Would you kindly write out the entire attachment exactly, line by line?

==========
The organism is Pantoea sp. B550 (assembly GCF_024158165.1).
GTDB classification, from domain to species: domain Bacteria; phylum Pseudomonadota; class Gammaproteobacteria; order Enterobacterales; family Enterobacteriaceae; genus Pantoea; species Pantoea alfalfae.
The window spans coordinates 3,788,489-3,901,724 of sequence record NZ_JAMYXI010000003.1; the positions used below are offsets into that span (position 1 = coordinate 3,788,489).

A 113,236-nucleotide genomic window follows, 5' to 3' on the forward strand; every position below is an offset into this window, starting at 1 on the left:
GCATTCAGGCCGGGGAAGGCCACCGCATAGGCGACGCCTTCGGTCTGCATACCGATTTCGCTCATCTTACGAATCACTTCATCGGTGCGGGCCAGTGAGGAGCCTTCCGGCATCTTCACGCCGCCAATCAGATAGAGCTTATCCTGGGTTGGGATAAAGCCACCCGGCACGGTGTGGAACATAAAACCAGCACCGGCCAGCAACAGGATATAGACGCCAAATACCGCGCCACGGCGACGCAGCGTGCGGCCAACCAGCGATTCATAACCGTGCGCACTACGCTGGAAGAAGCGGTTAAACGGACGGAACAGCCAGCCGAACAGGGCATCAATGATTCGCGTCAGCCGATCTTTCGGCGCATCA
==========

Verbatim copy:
The organism is Pantoea sp. B550 (assembly GCF_024158165.1).
GTDB classification, from domain to species: domain Bacteria; phylum Pseudomonadota; class Gammaproteobacteria; order Enterobacterales; family Enterobacteriaceae; genus Pantoea; species Pantoea alfalfae.
The window spans coordinates 3,788,489-3,901,724 of sequence record NZ_JAMYXI010000003.1; the positions used below are offsets into that span (position 1 = coordinate 3,788,489).

A 113,236-nucleotide genomic window follows, 5' to 3' on the forward strand; every position below is an offset into this window, starting at 1 on the left:
GCATTCAGGCCGGGGAAGGCCACCGCATAGGCGACGCCTTCGGTCTGCATACCGATTTCGCTCATCTTACGAATCACTTCATCGGTGCGGGCCAGTGAGGAGCCTTCCGGCATCTTCACGCCGCCAATCAGATAGAGCTTATCCTGGGTTGGGATAAAGCCACCCGGCACGGTGTGGAACATAAAACCAGCACCGGCCAGCAACAGGATATAGACGCCAAATACCGCGCCACGGCGACGCAGCGTGCGGCCAACCAGCGATTCATAACCGTGCGCACTACGCTGGAAGAAGCGGTTAAACGGACGGAACAGCCAGCCGAACAGGGCATCAATGATTCGCGTCAGCCGATCTTTCGGCGCATCA